And that’s just not true.
So what is an art house film?
Let’s take a look at when the cultural mainstream defines as art house and pit that against what we define as art house.
The Mainstream Definition
According to popular contemporary feelings, art house refers to low-budget movies, typically foreign-made, that are slow, dull, difficult to understand and even masturbatory in an artistic sense.
These movies get seen by very few people, and almost exclusively by those who are already members of the ‘art crowd’ in some sense.
And for the average moviegoer, these factors all mean that they shouldn’t bother watching art house movies.
And so when movies they’ve never heard of before win Oscars, there’s this immediate reflex of distaste, which just enforces what they already believe about these movies.
I feel qualified to talk about this perspective because I used to share it. For much of my life, I actually resented it when people around me said positive things about movies that struck me as being pretentious, boring, and highly exclusionary.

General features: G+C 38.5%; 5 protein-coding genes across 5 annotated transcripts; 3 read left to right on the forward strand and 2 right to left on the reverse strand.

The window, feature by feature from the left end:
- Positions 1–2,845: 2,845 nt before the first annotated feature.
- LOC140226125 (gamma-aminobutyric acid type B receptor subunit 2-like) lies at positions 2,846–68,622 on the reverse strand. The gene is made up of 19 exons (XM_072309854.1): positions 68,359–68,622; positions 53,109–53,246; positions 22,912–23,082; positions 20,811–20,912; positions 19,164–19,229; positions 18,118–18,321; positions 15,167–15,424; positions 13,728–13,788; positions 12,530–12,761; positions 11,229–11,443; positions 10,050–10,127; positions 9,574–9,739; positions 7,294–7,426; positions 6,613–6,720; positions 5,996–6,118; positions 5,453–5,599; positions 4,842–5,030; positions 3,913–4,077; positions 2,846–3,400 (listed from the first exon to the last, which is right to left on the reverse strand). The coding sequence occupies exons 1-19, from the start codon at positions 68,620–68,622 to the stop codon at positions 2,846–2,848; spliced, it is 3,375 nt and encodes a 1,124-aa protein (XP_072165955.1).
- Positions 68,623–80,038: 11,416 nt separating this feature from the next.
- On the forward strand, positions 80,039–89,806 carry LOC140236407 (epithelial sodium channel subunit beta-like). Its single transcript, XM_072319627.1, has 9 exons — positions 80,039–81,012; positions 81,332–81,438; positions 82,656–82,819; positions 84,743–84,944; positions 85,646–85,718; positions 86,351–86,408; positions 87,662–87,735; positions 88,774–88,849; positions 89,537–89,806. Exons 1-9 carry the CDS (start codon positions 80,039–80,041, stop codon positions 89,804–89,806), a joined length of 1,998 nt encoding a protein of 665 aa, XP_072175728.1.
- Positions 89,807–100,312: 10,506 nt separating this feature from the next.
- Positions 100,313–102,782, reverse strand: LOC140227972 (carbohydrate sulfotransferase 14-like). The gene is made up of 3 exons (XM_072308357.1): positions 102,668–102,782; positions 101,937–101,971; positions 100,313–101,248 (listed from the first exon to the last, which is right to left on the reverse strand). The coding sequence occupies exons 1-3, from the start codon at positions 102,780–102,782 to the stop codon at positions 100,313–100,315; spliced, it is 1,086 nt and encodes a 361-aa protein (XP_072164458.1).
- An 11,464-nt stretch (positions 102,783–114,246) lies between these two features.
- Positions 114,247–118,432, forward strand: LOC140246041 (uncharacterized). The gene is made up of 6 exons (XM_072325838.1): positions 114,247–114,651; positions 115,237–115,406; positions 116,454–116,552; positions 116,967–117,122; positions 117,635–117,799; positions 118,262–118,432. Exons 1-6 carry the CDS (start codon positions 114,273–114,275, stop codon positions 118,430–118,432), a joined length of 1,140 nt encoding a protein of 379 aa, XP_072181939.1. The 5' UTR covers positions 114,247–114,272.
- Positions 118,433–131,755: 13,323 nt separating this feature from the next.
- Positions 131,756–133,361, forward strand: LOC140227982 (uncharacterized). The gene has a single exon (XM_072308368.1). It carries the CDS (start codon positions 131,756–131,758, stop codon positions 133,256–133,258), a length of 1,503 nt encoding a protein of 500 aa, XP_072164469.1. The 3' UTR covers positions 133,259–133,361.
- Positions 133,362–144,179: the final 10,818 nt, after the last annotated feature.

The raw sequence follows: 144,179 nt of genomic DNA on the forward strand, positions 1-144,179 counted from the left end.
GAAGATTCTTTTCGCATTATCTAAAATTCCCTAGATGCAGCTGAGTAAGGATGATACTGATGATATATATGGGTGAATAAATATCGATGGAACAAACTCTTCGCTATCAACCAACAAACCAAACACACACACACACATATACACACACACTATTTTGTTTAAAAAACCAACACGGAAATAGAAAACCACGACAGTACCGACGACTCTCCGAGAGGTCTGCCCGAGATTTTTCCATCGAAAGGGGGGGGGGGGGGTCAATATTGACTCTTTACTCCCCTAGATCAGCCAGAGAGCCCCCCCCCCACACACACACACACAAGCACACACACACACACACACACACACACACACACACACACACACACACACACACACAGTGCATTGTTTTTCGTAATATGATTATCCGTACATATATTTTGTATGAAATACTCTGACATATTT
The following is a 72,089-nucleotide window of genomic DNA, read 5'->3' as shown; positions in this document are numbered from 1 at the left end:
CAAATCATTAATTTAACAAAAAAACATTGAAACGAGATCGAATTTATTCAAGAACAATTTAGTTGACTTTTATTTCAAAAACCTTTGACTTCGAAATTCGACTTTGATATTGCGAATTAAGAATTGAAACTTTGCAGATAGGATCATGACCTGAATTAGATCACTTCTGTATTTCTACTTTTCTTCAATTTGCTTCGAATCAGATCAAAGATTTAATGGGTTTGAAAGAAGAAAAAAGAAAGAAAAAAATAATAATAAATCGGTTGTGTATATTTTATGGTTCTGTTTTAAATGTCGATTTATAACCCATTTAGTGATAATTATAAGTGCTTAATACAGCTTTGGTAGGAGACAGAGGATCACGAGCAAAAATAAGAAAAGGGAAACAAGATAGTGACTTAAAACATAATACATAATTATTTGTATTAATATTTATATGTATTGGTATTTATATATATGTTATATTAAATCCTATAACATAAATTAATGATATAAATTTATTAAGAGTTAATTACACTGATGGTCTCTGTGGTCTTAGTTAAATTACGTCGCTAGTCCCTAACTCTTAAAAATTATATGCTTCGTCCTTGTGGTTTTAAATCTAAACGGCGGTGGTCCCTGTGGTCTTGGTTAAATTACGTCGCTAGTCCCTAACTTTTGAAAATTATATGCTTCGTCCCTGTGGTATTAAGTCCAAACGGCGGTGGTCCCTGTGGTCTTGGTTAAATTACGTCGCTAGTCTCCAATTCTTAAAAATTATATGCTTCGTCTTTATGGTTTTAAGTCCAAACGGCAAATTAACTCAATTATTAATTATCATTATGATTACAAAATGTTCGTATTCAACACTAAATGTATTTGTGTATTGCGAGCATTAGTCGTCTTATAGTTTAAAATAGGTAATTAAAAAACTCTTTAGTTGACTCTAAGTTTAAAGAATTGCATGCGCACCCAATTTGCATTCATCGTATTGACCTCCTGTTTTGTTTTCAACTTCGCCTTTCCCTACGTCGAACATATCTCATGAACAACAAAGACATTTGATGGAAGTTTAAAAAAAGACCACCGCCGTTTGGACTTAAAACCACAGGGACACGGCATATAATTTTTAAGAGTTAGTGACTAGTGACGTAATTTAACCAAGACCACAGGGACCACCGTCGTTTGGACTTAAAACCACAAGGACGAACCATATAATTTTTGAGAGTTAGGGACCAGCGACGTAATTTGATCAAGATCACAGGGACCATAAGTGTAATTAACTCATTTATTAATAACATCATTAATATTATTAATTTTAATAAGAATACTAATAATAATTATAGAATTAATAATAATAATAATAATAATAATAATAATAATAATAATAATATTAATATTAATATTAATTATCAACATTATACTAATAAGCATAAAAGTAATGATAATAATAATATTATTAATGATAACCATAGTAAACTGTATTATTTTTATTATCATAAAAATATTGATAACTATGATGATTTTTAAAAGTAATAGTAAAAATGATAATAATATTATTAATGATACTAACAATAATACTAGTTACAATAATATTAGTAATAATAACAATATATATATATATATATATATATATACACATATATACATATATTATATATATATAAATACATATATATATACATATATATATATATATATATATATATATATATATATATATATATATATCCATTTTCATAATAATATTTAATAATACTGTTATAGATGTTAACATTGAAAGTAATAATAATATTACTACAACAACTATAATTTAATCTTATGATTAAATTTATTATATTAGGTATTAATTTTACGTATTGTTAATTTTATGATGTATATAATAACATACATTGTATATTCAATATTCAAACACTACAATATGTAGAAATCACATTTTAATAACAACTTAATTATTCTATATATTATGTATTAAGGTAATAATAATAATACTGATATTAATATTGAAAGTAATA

And I was even angry when someone tried to make me watch one of these movies. It took a lot of time, effort, and failed attempts at deprogramming and keeping an open mind before I could enjoy art house movies without feeling ashamed of myself.
We define art house movies as generally small productions that make use of visionary artists among cast and crew; we see them as movies that have something to say and say it well.
It’s a broad definition, and even so, it still has room for exceptions.
We define art house movies as bold works of art that, if nothing else, you will remember long after watching them.
There are also pieces of the mainstream definition that we agree with. They certainly can be foreign productions, as well as domestic. They’re pretty often low-budget, mostly because they don’t tend to make very much money at the box office.